If you provide financial advice to retail clients, it's important to assess each customer's needs before making recommendations.
When you make a personal recommendation to a customer, you must get all the necessary information you need to understand the essential facts about them that are relevant to the nature and extent of the service being provided.
As well as the basic customer details, you should consider the following:
- Financial situation – do you gather details of their income/expenditure, assets and liabilities and savings or investments?
- Investment objectives – do you assess their risk profile and establish the purposes of the investment and period for which they wish to hold it?
- Knowledge and experience – do you gather information on the types and frequency of any previous transactions they have made and assess whether they understand the complexity and risks of your intended recommendation?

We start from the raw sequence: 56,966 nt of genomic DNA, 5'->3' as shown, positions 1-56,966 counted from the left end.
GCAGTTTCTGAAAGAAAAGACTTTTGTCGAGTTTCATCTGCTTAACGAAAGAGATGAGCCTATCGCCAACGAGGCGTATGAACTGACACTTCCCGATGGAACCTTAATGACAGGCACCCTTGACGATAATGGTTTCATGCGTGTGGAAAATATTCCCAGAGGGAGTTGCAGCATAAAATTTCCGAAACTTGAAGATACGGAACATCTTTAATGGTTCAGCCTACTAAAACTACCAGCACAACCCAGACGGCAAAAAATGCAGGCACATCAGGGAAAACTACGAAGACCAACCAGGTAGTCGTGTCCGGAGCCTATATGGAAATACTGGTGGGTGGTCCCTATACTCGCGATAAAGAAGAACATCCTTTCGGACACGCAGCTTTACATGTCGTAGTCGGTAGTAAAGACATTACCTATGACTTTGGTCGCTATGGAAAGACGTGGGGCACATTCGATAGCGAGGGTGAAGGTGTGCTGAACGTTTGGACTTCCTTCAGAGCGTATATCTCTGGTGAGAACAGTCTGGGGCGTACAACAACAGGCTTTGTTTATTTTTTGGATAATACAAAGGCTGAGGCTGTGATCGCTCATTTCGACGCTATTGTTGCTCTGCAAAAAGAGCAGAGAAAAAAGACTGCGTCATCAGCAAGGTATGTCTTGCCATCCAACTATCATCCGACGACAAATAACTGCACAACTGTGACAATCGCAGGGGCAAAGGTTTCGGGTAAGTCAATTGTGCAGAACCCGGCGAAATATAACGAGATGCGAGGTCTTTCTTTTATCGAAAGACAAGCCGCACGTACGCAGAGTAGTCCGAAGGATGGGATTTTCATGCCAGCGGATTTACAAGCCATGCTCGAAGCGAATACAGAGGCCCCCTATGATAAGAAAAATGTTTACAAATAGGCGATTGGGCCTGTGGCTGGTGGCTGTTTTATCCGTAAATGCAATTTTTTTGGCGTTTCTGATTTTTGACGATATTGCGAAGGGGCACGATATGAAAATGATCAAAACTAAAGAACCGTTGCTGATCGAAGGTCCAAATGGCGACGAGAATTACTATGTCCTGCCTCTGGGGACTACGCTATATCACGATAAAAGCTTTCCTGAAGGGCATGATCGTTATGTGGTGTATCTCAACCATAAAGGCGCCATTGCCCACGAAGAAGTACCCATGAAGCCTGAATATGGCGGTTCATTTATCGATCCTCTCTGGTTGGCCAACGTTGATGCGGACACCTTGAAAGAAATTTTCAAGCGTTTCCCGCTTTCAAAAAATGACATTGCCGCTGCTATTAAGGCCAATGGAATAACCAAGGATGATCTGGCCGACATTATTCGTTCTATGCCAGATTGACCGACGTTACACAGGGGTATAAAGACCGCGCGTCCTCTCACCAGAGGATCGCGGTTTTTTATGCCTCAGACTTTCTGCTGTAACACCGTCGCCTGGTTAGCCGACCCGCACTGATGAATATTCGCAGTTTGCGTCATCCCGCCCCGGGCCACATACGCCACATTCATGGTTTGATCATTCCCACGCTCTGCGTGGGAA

- Impact of your advice – do you gather information on their tax status and entitlement to state benefits and consider the impact of the advice on these?
Assessing needs and objectives
When you assess a customer’s needs before making a recommendation, you should consider the following:
Areas of advice/need
- If the customer has more than one need, do you highlight and advise on all their needs, or only the need the customer has asked about?
- How do you warn them that your advice is limited to one or more needs and the potential consequences of this?
- Do you assess the customer’s ability to afford the needs identified?
- Do you have a consistent way of assessing a customer’s risk profile?
- Is the definition of risk categories you firm uses clear and meaningful to the adviser and the customer?
- Do you discuss the customer’s attitude to risk across their different objectives?
- Do your advisers understand how to use a customer’s risk profile in practice when recommending a product and any underlying funds for investment?
Change in circumstances
- When reviewing an existing customer, do you ensure information you hold on them is updated to reflect any changes in their circumstances such as employment, income, tax status, health, investment objective, attitude to risk?
- Do you consider whether previous recommendations remain suitable after these changes?